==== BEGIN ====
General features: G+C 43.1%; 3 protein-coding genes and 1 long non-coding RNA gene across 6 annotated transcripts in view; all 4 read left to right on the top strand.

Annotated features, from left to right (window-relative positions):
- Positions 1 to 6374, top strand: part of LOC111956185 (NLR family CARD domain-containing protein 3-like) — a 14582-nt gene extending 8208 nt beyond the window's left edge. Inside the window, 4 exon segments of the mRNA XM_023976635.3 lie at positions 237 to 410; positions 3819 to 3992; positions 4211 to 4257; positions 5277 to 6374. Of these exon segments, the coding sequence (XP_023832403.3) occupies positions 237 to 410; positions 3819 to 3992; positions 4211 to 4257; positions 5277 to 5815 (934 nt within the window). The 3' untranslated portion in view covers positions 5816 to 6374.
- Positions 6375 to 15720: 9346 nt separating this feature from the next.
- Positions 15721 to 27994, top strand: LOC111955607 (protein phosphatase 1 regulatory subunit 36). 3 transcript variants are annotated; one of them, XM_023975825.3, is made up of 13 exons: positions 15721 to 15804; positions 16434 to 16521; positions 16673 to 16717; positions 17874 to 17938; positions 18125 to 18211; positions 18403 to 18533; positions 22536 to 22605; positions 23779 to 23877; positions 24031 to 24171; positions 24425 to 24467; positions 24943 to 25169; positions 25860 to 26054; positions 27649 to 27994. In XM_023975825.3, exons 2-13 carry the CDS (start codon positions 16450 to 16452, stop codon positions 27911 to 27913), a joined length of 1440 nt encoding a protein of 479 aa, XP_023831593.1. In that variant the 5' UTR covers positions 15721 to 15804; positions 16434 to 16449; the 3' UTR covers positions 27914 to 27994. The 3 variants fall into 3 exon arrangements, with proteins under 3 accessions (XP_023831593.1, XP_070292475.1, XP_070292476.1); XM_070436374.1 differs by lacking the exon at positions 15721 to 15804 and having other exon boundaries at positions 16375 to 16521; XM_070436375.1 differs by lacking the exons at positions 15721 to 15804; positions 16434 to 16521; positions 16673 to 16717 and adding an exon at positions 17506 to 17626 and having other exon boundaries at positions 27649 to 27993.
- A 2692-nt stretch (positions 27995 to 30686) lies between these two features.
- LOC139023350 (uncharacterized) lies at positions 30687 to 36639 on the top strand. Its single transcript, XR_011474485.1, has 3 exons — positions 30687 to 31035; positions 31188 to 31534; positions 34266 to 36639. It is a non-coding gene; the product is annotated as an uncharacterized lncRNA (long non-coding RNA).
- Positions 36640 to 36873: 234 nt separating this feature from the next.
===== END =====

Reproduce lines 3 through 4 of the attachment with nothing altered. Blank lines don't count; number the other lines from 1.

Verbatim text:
- Positions 1 to 6374, top strand: part of LOC111956185 (NLR family CARD domain-containing protein 3-like) — a 14582-nt gene extending 8208 nt beyond the window's left edge. Inside the window, 4 exon segments of the mRNA XM_023976635.3 lie at positions 237 to 410; positions 3819 to 3992; positions 4211 to 4257; positions 5277 to 6374. Of these exon segments, the coding sequence (XP_023832403.3) occupies positions 237 to 410; positions 3819 to 3992; positions 4211 to 4257; positions 5277 to 5815 (934 nt within the window). The 3' untranslated portion in view covers positions 5816 to 6374.
- Positions 6375 to 15720: 9346 nt separating this feature from the next.